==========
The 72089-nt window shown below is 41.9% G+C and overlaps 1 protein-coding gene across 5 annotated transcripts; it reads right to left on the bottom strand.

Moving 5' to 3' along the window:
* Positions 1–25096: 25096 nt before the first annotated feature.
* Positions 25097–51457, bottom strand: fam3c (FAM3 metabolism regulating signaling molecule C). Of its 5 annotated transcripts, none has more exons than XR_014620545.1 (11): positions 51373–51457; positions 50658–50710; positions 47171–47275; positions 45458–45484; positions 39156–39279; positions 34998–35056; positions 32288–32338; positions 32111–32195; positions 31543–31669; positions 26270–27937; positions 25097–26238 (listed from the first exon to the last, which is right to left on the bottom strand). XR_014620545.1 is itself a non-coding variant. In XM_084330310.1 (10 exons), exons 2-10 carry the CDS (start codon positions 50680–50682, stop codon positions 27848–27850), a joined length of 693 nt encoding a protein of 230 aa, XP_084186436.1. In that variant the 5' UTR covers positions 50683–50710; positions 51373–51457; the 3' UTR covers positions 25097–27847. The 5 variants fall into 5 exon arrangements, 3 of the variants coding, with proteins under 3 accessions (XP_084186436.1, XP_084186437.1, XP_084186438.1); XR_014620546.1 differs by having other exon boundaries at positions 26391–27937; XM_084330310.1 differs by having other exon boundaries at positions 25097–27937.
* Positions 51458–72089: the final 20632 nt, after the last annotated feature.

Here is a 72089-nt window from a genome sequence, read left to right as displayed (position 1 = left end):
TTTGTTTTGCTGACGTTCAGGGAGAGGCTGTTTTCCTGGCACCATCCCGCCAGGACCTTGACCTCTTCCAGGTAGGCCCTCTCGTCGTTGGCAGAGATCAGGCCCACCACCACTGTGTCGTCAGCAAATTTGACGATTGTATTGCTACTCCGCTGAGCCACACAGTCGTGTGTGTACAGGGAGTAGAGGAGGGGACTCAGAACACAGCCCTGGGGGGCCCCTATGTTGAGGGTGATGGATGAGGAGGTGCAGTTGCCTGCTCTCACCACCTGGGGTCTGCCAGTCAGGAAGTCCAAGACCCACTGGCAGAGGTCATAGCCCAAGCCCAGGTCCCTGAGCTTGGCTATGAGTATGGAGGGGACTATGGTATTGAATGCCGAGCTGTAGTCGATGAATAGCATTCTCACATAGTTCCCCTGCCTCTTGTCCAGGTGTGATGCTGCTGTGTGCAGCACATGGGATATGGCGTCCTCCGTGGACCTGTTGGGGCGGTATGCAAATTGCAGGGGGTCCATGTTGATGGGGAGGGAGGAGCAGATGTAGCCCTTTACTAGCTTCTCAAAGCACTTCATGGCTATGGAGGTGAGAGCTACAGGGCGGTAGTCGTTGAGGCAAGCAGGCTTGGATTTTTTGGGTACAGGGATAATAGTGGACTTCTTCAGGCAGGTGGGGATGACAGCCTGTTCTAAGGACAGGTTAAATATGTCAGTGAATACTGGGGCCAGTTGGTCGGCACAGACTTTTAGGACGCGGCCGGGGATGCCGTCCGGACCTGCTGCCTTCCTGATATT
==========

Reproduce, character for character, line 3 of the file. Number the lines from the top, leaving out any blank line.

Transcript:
* Positions 1–25096: 25096 nt before the first annotated feature.